Tomorrow Kuk Sool Won of Muncie will officially celebrate its twelfth anniversary! We had our first class on April first, 2005. We didn’t have any regular students yet, we hadn’t finished painting, and we didn’t have the carpet down.
My little sister, Trinity was there in her new uniform, along with my kids and my wife, Shil Jang Nim Krystal.
We worked on stances and kicks if I remember correctly. There were no mirrors and no board to write on. We had managed to change most of the burned out lights (which were all of them,) and cleaned out the trash that the previous tenants had left. I think I had a desk that someone had thrown out, and a chair that I found abandoned in a hallway of the building.
We eventually bought some chairs and a round table from the Chinese junk seller in another store in our building. For some reason, our landlord hated that we put them in the hallway during classes for parents and other observers to sit. It worked well for us since the school floor was barely 400 square feet.
I advertised in the local paper, and we got a few students. We didn’t have a large budget for opening, and I spent an enormous amount of what we did have on the floor. I bought natural rubber padding that was about two inches thick and a commercial grade carpet remnant to put over it. Aside from a couple of places, it worked very well. A “friend” of mine from the school in Richmond helped me put the carpet down. I say “friend” because one day when we were training together, he argued that there was no way one of our techniques (ki bohn soo #7) would work if the person resisted. I took the opposite view, and during a friendly, if vigorous, exploration of the technique, his elbow made an awful noise, and he had to go to the hospital. Nothing broke, thank goodness, but his arm was in a sling for a while. He was always a little combative after that, but he offered to help put the carpet down in the new school since he had, supposedly, done that professionally in the past.
I rented a tool that was supposed to heat the seams and with a special tape on the back, hold the carpet together. The first thing Dave did was use the iron to burn a hole in the carpet. It turns out he had never used one of them before. I bought him a sandwich and sent him home. I did the best I could with it, but for the next four years, the seams on that carpet were held together with duct tape. We just taped over the old tape every few months as it disintegrated.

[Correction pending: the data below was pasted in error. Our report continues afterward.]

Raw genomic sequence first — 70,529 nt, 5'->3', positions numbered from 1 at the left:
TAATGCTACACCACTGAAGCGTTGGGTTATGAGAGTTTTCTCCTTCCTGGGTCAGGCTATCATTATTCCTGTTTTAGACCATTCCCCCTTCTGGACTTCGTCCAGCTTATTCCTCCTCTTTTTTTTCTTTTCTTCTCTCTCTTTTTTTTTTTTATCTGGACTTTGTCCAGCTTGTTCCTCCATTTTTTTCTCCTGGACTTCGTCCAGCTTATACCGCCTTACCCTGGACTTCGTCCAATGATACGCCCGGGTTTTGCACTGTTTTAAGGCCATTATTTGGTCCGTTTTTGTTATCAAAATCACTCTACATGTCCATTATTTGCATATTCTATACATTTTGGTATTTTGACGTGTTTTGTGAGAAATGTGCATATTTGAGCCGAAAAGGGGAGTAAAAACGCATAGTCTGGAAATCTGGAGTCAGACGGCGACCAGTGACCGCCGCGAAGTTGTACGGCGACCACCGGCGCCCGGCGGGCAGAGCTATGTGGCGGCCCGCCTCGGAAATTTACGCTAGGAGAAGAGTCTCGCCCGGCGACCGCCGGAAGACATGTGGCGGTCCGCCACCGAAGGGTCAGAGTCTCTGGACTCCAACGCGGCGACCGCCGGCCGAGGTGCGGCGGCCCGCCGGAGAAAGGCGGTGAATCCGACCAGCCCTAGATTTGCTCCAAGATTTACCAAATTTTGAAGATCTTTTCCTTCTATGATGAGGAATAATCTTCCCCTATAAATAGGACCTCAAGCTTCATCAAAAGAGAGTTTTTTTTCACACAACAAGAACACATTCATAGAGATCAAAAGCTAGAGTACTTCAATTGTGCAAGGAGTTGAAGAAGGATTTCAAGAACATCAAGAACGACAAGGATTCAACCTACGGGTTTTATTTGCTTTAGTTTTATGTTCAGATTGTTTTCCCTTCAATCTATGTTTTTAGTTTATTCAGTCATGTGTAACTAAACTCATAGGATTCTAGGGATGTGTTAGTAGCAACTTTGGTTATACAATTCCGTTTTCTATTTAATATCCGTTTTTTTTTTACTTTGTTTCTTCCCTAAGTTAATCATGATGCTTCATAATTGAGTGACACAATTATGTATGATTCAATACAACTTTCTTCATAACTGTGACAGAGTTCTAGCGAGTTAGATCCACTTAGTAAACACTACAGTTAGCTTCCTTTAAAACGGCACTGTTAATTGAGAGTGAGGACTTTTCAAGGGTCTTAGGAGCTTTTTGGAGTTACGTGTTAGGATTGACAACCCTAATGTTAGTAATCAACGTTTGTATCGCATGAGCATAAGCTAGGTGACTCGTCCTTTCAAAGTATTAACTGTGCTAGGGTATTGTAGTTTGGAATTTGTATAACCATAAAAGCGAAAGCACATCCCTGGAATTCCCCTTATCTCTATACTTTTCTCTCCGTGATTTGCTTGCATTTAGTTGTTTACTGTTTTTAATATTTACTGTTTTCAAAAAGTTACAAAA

In 2009, in preparation for Kuk Sa Nim’s visit, I bought new carpet and paid for installation. That was the best decision I think I have ever made.
During the process of exploring the idea of moving back to Muncie and opening the school, I was receiving mixed messages from my instructor and Headquarters. The bottom line was that I wasn’t at all sure if I would be accepted as an official World Kuk Sool Association (WKSA) school. I suspect that I was misinformed, but essentially, I had to open my school (secure premises, buy insurance, etc.) before I would be approved. This, as you might suspect, was very stressful. I dearly love Kuk Sool Won, and desperately wanted to remain in the association, but I was being asked to open the school without the assurance of being an approved WKSA school. So, everything I did, all the legal stuff to open a business, I did under the name of The Warrior’s Heart Family Martial Art Center. I researched other associations, but couldn’t see myself leaving.
Of course, the World Kuk Sool Association approved our school. All of the worries had been for nothing. There was confusion for a while about the two different names. My students really liked the “Warrior’s Heart” name and identified with it more than Kuk Sool Won of Muncie (KSWoM). I tried to do both for a while but finally decided that I had to take the initiative to stop using Warrior’s Heart, and stick with KSWoM.
I started researching web domains in December the year before I opened. WarriorsHeart.com was available at that time. By the time I got around to registering it, maybe two weeks later, it had already been registered. The domain has bounced around from owner to owner in the years since (a book, a video game, something else, and now a veteran’s group.) I ended up going with WarriorsHeartMA.com as our URL, (MA for Martial Art.) I was never thrilled with that, and I don’t think people got it. I still own that domain and use it as a redirect to this site.
My personal philosophy is that I am not competing with the other martial art schools in the area. I wanted to work together with them to improve the perception of martial art schools and students. I tried networking with the other martial art schools in town when I first opened. There were something like twelve schools in Muncie at that time. Of course, some were big, some small. Some were just guys teaching out of their garage.